Maldivian Democratic Party (MDP) MP Eva Abdulla met the Inter-Parliamentary Union’s (IPU) human rights committee yesterday to raise concerns over the personal safety of MPs and journalists in the Maldives.

In a press release today, the main opposition party explained that the MP for Galolhu North met members of the committee during the IPU assembly in Geneva, Switzerland and highlighted security threats to opposition politicians, the media, and the community at large.

“[Eva] spoke about the lack of thorough investigations of these cases, perpetrators not facing trial, the failure of law enforcement in the face of atrocities committed out in the open, the failure of the People’s Majlis to look into the cases, and the creation of a culture of intimidation in the Maldives,” the press release stated.

“Eva also noted at the human rights committee the lack of any action taken so far regarding police brutality against MDP MPs on February 7 and 8, 2012 and later despite conclusive evidence.”

A hearing scheduled at the Criminal Court yesterday concerning the alleged assault of MDP Mariya Ahmed Didi on February 8 by a police officer was cancelled after the defendant failed to appear at court.

Referring to the cancellation of the hearing, Eva noted that “selective prosecution” of MDP MPs were ongoing at the Criminal Court.

A hearing of former MDP MP Hamid Abdul Ghafoor’s trial took place yesterday at the court, she noted.

Eva also accused the government and parliament of failing to investigate numerous death threats sent to MPs and failing to provide security.

The IPU has previously said that the government’s reaction to the death threats would be “a test of the country’s democratic credentials.”

On the disappearance of Minivan News journalist Ahmed Rilwan, Eva told members of the committee that an independent investigation uncovered evidence suggesting that Rilwan was abducted.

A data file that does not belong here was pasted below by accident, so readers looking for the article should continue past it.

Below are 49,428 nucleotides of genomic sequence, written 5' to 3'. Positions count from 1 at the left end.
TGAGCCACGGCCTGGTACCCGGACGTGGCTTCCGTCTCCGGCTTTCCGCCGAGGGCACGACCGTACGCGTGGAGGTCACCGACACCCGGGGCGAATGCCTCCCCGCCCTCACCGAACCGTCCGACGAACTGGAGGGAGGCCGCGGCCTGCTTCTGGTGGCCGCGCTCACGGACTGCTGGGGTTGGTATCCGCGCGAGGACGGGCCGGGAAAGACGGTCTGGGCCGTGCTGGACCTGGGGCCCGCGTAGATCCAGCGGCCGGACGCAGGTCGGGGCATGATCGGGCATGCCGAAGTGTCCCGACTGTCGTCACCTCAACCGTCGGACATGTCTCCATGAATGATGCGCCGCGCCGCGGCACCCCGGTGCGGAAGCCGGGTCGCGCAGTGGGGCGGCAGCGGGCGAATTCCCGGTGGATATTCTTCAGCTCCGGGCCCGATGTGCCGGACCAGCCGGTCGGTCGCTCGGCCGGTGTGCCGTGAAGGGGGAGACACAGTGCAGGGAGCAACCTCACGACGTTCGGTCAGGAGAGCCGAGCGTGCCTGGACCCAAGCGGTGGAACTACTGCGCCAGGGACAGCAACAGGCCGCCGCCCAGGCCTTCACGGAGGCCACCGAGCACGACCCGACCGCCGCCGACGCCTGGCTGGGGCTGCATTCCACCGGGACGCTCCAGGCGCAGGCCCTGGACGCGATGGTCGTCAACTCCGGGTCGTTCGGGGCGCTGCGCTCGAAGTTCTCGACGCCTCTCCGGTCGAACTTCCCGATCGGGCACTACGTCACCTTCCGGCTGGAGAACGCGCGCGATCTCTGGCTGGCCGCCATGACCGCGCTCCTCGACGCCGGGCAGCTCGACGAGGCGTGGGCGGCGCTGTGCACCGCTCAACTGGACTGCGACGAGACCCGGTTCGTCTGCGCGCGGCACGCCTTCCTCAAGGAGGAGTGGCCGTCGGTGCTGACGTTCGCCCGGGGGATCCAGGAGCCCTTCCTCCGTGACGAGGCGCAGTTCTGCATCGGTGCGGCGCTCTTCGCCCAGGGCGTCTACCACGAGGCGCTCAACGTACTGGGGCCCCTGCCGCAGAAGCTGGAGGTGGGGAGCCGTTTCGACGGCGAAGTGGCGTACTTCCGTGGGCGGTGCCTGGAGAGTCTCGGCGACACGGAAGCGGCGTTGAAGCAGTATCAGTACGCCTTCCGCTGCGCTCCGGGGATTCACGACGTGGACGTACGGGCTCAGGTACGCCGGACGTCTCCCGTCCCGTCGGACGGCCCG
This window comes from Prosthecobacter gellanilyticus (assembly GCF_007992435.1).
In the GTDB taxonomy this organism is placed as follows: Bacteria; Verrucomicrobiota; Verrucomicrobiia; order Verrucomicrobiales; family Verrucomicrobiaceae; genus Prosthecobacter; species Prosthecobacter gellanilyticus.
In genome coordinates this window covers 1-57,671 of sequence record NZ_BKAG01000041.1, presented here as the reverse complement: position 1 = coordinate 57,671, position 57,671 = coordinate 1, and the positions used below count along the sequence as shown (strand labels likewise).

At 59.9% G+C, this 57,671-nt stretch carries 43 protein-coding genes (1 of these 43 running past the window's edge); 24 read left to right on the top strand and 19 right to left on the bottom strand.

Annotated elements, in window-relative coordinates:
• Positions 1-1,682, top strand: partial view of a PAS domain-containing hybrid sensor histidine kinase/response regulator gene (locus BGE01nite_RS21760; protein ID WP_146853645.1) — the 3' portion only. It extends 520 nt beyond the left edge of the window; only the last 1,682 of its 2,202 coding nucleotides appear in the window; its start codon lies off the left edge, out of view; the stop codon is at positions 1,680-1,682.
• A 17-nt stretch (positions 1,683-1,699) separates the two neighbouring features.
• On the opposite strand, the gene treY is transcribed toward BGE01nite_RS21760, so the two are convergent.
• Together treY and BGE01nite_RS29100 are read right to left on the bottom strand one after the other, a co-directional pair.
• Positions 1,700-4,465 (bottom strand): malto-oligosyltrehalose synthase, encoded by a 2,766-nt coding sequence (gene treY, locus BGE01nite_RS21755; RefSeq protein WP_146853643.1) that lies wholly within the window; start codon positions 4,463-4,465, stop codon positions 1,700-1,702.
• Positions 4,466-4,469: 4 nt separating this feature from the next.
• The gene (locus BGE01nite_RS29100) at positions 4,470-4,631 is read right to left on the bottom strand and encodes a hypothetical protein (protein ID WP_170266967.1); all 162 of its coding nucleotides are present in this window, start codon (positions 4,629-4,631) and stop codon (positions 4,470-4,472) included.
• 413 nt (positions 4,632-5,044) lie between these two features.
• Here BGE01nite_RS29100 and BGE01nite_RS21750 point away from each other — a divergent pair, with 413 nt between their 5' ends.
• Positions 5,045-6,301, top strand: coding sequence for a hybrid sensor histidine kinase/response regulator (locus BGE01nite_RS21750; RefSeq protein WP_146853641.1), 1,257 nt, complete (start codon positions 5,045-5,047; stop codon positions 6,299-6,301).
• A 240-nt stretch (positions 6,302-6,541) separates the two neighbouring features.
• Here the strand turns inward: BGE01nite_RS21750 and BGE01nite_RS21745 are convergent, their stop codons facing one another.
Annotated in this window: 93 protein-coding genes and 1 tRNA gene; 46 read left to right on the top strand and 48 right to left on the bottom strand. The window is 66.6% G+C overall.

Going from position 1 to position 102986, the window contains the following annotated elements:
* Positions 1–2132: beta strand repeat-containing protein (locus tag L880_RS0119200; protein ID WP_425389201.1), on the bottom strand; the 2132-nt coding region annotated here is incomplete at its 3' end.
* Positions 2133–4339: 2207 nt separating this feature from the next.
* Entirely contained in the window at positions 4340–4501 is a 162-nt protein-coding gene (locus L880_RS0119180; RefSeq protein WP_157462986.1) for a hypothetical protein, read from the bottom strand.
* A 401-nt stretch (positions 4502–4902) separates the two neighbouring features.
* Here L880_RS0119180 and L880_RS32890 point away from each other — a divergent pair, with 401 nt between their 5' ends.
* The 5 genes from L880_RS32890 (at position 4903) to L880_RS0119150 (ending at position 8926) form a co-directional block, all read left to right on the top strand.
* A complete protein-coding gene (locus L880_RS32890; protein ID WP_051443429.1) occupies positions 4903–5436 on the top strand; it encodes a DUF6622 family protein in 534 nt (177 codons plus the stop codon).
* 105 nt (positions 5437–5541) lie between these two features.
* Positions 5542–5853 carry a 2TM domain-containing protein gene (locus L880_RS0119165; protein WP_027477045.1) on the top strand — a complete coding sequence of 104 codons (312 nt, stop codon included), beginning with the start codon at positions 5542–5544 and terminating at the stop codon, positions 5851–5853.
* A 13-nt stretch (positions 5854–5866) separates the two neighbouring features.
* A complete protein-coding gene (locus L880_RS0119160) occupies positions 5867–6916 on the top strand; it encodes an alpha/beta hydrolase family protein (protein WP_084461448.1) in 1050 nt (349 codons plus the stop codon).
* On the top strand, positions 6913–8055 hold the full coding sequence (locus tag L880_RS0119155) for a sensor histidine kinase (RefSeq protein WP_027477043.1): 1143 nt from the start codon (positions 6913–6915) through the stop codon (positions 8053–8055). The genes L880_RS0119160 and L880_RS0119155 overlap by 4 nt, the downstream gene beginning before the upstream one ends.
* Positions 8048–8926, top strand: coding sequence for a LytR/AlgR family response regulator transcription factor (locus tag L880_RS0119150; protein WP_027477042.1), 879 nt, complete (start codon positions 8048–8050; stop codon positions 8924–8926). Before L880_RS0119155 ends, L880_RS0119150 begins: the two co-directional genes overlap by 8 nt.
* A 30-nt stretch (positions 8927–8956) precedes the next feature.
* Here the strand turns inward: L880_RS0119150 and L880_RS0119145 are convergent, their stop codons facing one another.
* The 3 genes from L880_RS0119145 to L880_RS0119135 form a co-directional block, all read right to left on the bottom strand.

Eva criticised the police’s failure to properly investigate the disappearance and contended that the case was not a high priority for the government.

She noted that parliamentary oversight committees have refused to look into the case.

She noted the arson attack against private broadcaster Raajje TV, the near-fatal stabbing of Raajje TV journalist Ibrahim Waheed ‘Asward’, the attack on Minivan News last month where a machete was buried in the building’s door, and death threats sent to journalists via text message from unlisted numbers.

Despite clear evidence in some cases, Eva noted that the government has not taken any action against the perpetrators to date.

While police arrested a 32-year-old suspect on charges of stealing Minivan News’ security camera – who was clearly identifiable on the CCTV footage – the Criminal Court released the suspect with conditions the following day.

MDP MP Imthiyaz Fahmy told Minivan News last month that death threats have become too commonplace to publicise each incident.

Following a rally in September, MDP MP Eva Abdulla received a text message threatening a suicide attack at the next MDP gathering. The message also threatened to “kill off” MDP members and vowed to “fight to the last drop of blood.”

Eva revealed on social media that she had received a text threatening to kill the children of MDP members.

“Don’t bring out your children on the streets these days. Stabbing season is about to begin. [We] will kill you,” the message read.

Eva noted that the same message was sent to many MDP members while the “govt looks on”.

Several journalist were also sent a text message warning them not to cover “the incidents happening in Malé now”, which included the torching of the MDP’s office on September 26.

“This is a war between the laadheenee [secular or irreligious] MDP mob and religious people. We advise the media not to come in the middle of this. We won’t hesitate to kill you,” read the threat.